Thousands of protesters took to the streets of the Belarusian capital, Minsk and other cities on Saturday in a further challenge to the rule of long-time President Alexander Lukashenko.
The crowds of female demonstrators, who had responded to an opposition call for a “women’s march”, included many holding up the white-red-white flag of the opposition and others carrying flowers.
The march comes after the authoritarian regime toughened its line on dissent despite growing international pressure following elections in August that have been criticised as neither free not fair.
German Foreign Minister, Heiko Maas, warned on Saturday that unless Lukashenko responded to the European Union’s concerns, more sanctions could follow those already agreed by the bloc.
Lukashenko needed to talk to the opposition and agree to rerun the election, Maas told the Bild newspaper.
The crackdown on protests in Belarus appeared to show no sign of letting up, however.
Charges are expected against protesters who were arrested on Friday, the country’s Interior Ministry said.
About 40 demonstrators were detained, but only about half of them will face charges, the ministry said.
Belarusian human rights group Viasna confirmed the detentions, noting that many of those taken into custody had been demonstrating peacefully.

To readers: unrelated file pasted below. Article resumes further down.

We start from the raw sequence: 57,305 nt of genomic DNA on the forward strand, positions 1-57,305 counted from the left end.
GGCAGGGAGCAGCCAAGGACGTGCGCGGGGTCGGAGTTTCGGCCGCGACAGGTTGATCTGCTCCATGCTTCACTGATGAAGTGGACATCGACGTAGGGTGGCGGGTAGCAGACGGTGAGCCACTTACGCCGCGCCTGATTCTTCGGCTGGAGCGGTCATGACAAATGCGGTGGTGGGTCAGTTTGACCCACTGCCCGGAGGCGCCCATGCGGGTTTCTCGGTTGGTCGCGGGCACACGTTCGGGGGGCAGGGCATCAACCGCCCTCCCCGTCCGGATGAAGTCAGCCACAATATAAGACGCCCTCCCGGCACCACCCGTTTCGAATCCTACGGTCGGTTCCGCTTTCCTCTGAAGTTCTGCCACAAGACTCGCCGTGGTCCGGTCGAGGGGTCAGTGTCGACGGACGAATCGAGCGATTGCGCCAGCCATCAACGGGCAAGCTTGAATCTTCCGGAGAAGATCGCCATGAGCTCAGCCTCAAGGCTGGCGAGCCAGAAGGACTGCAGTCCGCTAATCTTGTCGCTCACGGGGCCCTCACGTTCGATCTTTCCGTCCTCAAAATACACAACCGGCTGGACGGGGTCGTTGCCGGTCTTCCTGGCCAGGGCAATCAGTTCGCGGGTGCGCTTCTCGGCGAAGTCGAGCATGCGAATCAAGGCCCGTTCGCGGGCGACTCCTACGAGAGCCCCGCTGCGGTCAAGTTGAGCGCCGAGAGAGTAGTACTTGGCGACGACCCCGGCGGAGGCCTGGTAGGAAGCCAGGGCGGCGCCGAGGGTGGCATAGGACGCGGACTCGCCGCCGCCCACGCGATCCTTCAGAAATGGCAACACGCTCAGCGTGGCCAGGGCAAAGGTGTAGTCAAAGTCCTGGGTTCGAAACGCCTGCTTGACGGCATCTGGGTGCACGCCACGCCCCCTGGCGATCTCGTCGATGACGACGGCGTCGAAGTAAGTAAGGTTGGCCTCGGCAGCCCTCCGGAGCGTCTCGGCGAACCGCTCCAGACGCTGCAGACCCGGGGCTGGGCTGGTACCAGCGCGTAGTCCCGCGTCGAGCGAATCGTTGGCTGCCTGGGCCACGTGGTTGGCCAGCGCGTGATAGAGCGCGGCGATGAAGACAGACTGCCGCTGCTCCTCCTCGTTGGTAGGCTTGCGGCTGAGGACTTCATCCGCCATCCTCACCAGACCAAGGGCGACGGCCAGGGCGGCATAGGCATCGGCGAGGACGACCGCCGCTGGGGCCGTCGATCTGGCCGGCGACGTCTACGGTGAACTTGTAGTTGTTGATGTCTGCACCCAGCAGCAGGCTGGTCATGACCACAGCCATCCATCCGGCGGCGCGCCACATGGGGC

Some of those taken at a university were brutalised while being detained, it said.
Lukashenko claims to have won the Aug. 9 elections by a margin of more than 80 per cent.
He has already ruled for a quarter century.
But many Belarusians believe the results were fixed and have come out for regular protests since the vote.
Students have led many of the recent protests, now that many of them are back on campus with the resumption of the university school year.
The Education Ministry has vowed to crack down harder on universities in light of their role in the protests.
Protesters have called for another major demonstration on Sunday.
The pressure on the opposition has led to several key figures leaving the country, including Svetlana Tikhanovskaya, who fled to Lithuania soon after losing to Lukashenko in the elections.
In a video broadcast, Tikhanovskaya emphasized that she did not want to close herself off from contact with Russia, but Moscow had thus far not gotten in touch.
“I call on everyone, including Russia and neighbouring countries, to respect the sovereignty of our people,’’ she said, adding that Belarus’ independence was not for sale.
Russian Prime Minister, Mikhail Mishustin travelled to Belarus this week to meet with Lukashenko in a show of support.
Russia remains Lukashenko’s strongest ally despite the long-time Belarusian leader’s allegations ahead of last month’s disputed presidential election that Russian paramilitary forces had been seeking to destabilise Belarus.
It was also revealed on Saturday that another prominent opposition politician, Olga Kovalkova, had left Belarus for neighbouring Poland.
She told internet news site tut.by that she had been pressured into leaving by authorities and that she wants to return to Minsk soon.
The 36-year-old Kovalkova, a confidante of Tikhanovskaya’s, was arrested in August and spent several days in detention before being released on Thursday. (dpa/NAN)